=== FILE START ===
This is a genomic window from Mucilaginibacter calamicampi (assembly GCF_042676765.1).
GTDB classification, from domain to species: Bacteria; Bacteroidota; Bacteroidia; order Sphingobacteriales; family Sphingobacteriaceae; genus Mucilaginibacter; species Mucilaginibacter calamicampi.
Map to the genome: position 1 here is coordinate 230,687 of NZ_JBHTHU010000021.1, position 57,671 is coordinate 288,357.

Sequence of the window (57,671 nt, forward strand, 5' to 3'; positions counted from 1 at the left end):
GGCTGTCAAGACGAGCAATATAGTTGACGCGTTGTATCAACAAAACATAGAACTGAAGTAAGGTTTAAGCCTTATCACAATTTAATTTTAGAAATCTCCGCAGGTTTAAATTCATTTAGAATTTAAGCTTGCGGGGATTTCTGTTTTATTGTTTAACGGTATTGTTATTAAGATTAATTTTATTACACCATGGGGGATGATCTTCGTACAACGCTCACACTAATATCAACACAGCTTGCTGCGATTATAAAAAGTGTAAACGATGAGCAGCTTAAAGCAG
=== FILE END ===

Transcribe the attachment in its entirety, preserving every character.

This is a genomic window from Mucilaginibacter calamicampi (assembly GCF_042676765.1).
GTDB classification, from domain to species: Bacteria; Bacteroidota; Bacteroidia; order Sphingobacteriales; family Sphingobacteriaceae; genus Mucilaginibacter; species Mucilaginibacter calamicampi.
Map to the genome: position 1 here is coordinate 230,687 of NZ_JBHTHU010000021.1, position 57,671 is coordinate 288,357.

Sequence of the window (57,671 nt, forward strand, 5' to 3'; positions counted from 1 at the left end):
GGCTGTCAAGACGAGCAATATAGTTGACGCGTTGTATCAACAAAACATAGAACTGAAGTAAGGTTTAAGCCTTATCACAATTTAATTTTAGAAATCTCCGCAGGTTTAAATTCATTTAGAATTTAAGCTTGCGGGGATTTCTGTTTTATTGTTTAACGGTATTGTTATTAAGATTAATTTTATTACACCATGGGGGATGATCTTCGTACAACGCTCACACTAATATCAACACAGCTTGCTGCGATTATAAAAAGTGTAAACGATGAGCAGCTTAAAGCAG